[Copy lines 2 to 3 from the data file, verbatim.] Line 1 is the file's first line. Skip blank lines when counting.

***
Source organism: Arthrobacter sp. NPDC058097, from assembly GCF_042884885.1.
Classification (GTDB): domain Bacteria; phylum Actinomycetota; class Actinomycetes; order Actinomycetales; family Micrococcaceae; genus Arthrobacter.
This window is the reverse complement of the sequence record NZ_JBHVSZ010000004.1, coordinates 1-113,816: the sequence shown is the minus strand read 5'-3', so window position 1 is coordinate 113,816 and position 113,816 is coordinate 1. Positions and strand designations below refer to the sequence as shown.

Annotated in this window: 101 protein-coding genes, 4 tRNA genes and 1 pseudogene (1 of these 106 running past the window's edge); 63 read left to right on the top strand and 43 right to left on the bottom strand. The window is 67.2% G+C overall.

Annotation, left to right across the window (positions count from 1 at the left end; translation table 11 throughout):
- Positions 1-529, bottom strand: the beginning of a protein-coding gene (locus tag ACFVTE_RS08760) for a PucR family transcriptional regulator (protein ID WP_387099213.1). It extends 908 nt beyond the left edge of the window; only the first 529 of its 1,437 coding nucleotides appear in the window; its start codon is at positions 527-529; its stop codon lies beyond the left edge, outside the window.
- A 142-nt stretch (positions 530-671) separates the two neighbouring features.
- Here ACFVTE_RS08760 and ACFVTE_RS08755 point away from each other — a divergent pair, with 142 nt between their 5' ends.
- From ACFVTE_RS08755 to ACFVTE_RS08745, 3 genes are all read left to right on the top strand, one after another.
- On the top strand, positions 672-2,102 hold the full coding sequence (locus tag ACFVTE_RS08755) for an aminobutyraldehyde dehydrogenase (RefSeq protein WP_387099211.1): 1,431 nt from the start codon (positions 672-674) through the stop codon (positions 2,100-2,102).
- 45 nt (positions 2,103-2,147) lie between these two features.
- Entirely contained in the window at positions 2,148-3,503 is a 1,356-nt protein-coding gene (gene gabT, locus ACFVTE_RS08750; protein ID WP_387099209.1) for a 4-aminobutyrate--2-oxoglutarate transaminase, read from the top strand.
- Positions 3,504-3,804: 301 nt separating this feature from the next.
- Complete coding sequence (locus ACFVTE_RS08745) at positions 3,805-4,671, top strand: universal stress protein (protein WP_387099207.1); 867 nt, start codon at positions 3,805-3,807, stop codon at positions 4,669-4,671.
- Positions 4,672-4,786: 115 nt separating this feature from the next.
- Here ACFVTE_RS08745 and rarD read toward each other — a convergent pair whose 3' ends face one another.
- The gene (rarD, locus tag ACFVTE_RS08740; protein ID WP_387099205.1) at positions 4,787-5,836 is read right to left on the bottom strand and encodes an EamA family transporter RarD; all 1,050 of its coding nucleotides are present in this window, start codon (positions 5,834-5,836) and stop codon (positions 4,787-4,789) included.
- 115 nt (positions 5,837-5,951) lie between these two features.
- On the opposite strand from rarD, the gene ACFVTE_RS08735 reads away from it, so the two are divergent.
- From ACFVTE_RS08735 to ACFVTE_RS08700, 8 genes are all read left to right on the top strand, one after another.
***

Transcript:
Classification (GTDB): domain Bacteria; phylum Actinomycetota; class Actinomycetes; order Actinomycetales; family Micrococcaceae; genus Arthrobacter.
This window is the reverse complement of the sequence record NZ_JBHVSZ010000004.1, coordinates 1-113,816: the sequence shown is the minus strand read 5'-3', so window position 1 is coordinate 113,816 and position 113,816 is coordinate 1. Positions and strand designations below refer to the sequence as shown.